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Woman Claims Orlando Nightclub Shooter Stalked Her Nearly a Decade Ago
(AP Photo/Chris O'Meara)

Woman Claims Orlando Nightclub Shooter Stalked Her Nearly a Decade Ago

FORT PIERCE, Fla. (AP) -- A Florida woman says the gunman in the massacre at a gay Florida nightclub stalked her nearly a decade ago when he started coming into the bar where she worked.

Omar Mateen (MySpace via AP)

Heather LaSalla of Fort Pierce, Florida, told The Associated Press that Omar Mateen sent her so many uncomfortable messages on Facebook that she blocked him.

She ran into him again at a park in November while she was with her young son and Mateen was with his, she said. He talked about his son's soccer league, but he still had a weird vibe about him, she said.

Early Sunday, the 29-year-old Mateen opened fire at the Pulse club in Orlando, leaving 49 victims dead and 53 wounded, according to police.

LaSalla said that when she saw his picture on television after the massacre, she knew right away it was him.

She was a bartender in Port St. Lucie at the time and says she never filed a criminal complaint over his behavior.

Meanwhile, St. Lucie County school records show that Mateen struggled academically in the elementary grades because of behavioral problems and an inability to concentrate, and talked about violence at a young age.

As early as third grade, teachers found Mateen difficult to deal with.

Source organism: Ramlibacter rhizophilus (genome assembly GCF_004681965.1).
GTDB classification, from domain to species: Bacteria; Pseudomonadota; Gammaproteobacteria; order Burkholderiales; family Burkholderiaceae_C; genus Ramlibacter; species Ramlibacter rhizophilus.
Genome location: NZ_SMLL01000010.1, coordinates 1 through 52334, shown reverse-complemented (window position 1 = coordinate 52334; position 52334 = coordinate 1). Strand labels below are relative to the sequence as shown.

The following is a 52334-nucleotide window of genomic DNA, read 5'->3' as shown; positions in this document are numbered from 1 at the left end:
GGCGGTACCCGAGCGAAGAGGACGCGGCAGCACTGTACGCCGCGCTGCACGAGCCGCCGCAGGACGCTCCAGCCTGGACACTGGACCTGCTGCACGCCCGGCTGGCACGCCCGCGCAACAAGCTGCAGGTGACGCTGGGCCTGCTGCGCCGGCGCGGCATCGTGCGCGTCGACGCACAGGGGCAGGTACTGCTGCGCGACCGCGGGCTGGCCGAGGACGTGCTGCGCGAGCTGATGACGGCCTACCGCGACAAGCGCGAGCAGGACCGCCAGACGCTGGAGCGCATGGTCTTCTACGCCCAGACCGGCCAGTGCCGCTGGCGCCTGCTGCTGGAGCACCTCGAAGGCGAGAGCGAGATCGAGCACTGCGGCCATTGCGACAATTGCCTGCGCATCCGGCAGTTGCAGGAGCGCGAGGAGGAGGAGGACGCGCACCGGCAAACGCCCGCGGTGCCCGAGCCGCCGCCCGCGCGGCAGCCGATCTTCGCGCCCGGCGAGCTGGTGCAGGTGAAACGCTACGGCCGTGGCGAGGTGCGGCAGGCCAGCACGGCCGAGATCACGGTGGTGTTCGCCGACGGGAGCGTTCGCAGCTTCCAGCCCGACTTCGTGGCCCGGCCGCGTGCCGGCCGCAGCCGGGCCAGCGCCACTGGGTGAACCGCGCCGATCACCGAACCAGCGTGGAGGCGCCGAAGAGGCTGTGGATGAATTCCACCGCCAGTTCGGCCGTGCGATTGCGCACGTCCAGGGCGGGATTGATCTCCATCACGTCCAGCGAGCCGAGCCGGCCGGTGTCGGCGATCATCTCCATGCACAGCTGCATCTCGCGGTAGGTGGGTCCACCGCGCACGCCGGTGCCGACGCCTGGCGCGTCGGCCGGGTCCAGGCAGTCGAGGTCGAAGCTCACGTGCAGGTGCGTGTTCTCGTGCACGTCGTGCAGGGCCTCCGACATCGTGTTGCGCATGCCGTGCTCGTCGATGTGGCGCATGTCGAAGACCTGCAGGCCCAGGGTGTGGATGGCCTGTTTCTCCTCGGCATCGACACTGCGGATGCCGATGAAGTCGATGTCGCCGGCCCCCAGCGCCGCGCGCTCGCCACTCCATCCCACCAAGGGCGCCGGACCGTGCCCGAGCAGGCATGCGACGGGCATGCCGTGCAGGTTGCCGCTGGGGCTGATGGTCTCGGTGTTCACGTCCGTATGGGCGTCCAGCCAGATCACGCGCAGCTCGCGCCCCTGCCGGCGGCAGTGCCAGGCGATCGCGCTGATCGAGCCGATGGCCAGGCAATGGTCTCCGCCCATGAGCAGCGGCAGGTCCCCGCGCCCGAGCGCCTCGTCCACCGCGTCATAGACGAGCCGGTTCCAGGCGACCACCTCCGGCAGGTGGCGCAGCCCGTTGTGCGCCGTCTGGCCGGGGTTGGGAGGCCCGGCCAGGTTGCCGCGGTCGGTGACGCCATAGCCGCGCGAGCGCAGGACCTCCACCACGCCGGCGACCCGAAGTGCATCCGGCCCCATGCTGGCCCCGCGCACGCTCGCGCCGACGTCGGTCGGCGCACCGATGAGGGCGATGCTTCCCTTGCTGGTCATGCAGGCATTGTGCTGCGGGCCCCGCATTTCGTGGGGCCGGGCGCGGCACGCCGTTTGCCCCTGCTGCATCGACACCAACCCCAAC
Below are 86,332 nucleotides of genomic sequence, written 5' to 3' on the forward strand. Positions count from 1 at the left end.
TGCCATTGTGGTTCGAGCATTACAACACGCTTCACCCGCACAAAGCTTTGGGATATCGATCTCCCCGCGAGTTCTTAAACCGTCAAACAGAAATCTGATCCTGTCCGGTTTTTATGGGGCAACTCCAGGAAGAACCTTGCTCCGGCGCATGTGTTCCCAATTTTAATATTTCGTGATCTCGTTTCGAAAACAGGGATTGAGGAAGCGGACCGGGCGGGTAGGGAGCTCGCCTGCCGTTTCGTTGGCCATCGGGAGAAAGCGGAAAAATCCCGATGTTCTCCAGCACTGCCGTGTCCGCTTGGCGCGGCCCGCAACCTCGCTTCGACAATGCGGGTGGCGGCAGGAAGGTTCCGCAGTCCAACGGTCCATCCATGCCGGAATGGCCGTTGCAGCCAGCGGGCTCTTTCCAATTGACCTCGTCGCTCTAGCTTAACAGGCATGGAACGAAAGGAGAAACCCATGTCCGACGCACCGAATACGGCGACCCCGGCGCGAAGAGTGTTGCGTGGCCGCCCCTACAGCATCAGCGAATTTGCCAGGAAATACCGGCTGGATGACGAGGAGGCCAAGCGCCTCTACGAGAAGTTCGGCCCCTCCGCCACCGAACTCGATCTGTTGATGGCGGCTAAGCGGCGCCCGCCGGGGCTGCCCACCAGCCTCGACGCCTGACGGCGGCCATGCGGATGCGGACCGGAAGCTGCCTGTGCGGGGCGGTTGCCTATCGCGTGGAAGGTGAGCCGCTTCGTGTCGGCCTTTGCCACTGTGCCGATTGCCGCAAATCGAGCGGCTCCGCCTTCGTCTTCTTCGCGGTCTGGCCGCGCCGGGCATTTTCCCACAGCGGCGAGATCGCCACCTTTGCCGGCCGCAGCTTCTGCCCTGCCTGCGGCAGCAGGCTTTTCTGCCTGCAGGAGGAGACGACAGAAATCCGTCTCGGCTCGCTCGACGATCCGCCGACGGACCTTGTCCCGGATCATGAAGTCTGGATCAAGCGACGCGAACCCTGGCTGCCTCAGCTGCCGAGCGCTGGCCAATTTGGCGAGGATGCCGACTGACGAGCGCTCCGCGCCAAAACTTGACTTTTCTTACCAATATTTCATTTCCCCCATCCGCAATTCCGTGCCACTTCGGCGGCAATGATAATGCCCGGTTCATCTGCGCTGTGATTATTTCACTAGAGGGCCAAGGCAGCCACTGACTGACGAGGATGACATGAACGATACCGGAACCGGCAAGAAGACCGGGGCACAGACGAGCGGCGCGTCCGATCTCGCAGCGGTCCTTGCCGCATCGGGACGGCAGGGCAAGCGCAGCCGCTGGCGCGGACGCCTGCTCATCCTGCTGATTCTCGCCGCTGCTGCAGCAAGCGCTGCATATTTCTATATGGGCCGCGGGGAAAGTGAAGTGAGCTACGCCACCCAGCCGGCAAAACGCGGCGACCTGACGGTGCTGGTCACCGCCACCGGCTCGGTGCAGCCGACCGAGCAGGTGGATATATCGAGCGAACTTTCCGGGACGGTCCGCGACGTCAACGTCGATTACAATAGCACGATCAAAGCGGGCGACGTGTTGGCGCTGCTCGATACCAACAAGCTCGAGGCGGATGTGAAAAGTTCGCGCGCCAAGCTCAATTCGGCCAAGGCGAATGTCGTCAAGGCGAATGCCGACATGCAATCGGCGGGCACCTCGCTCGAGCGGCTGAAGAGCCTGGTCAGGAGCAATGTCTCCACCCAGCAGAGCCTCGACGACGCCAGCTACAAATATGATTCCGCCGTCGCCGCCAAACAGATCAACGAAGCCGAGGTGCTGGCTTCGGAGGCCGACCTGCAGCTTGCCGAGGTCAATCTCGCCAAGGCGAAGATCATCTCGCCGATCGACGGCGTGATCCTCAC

Mateen, one teacher wrote, was "very active ... constantly moving, verbally abusive, rude, aggressive much talk about violence & sex (obscenities) hands all over the place - on other children, in his mouth."

The same teacher wrote that Mateen and another student sang the words "marijuana, marijuana" rather than the school's song, "mariposa, mariposa."

In seventh grade, school administrators moved Mateen to another class to "avoid conflicts with other students." That same report said Mateen was doing poorly in several subjects because of "many instances of behavioral problems."

In a 1999 letter to Mateen's father, one of his middle school teachers wrote that the boy's "attitude and inability to show self-control in the classroom create distractions and become a main source of difficulty for him."

"Unfortunately, Omar has great difficulty focusing on his classwork since he often seeks the attention of his classmates through some sort of noise, disruption or distraction," the letter says.

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